§ Mr. Nicholas Winterton
asked the Secretary of State for Employment (1) whether he has estimated the cost to (a) British industry in general and (b) the construction industry in particular of implementing the proposed European Community directive on noise;
(2) whether he has assessed the feasibility of implementing the requirements that the average weekly sound exposure level of every worker employed on construction sites be measured as laid down in the proposed European Community directive on noise; and whether an estimate has been made of the cost of the construction industry of making such measurements;
(3) whether he has assessed the feasibility of implementing the requirement that an employee shall not have been exposed to a sound pressure level exceeding 80 decibles during the 14 hours preceding a regular audiometric examination as laid down in the proposed European Community directive on noise;
(4) whether he has assessed (a) the usefulness of carrying out audiometry every two of three years on the work force in the construction industry and (b) the practicability of transferring operatives' medical records to each new employment as laid down in the proposed European Community directive on noise.
§ Mr. Gummer
I am informed by the chairman of the Health and Safety Commission that the calculation of the total cost to British industry of implementing this proposed directive presents some difficulty, since many of the obligations would be subject to the test of "reasonable practicability" and so vary in their effect in different industrial situations and with the costs that would be 215W involved. Partly for that reason it will not be possible realistically to assess the cost to the construction industry supposing that these proposals passed into law.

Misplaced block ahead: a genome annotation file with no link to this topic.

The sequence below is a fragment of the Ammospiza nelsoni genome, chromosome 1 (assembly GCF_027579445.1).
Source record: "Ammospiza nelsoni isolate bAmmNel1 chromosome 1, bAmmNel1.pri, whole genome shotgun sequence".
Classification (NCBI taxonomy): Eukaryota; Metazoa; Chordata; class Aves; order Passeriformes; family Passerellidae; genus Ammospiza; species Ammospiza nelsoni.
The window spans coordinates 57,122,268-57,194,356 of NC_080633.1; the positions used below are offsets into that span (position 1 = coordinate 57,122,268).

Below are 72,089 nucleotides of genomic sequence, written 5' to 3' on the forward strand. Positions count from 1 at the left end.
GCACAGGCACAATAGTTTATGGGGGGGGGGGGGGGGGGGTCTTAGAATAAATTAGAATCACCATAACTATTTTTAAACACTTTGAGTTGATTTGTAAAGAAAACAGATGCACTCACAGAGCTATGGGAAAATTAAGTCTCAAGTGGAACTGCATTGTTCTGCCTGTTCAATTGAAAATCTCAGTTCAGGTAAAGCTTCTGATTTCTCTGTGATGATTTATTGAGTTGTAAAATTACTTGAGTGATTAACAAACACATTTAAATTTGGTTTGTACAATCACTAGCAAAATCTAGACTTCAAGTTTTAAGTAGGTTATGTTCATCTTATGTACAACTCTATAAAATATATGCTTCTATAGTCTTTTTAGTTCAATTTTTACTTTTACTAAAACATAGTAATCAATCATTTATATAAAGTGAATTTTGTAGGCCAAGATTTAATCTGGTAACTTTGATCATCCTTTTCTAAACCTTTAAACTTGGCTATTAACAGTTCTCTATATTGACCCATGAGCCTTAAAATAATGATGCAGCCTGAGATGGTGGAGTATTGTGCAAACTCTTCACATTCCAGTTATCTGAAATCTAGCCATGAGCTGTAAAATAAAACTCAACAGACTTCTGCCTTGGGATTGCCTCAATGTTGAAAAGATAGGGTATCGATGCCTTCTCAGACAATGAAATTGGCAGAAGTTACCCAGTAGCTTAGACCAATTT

The proposals do, however, include elements on which we shall expect cost assessments from the commission; and these in particular include proposals for audiometric examination which go well beyond those envisaged by the Health and Safety Commission when it published its own proposals for United Kingdom legislation on noise in 1981. I have no doubt that when the commission advises my right hon. Friend on the acceptability of the directive, it will comment on the feasibility as well as the cost of these measures, and we have asked for the particular circumstances of the construction industry to be borne in mind in this.
One of the particular advantages of the way the European Community works is that proposed directives are thoroughly discussed in public over a relatively extended period. This ensures that there is a real input from all parties involved well before any decision has to be made.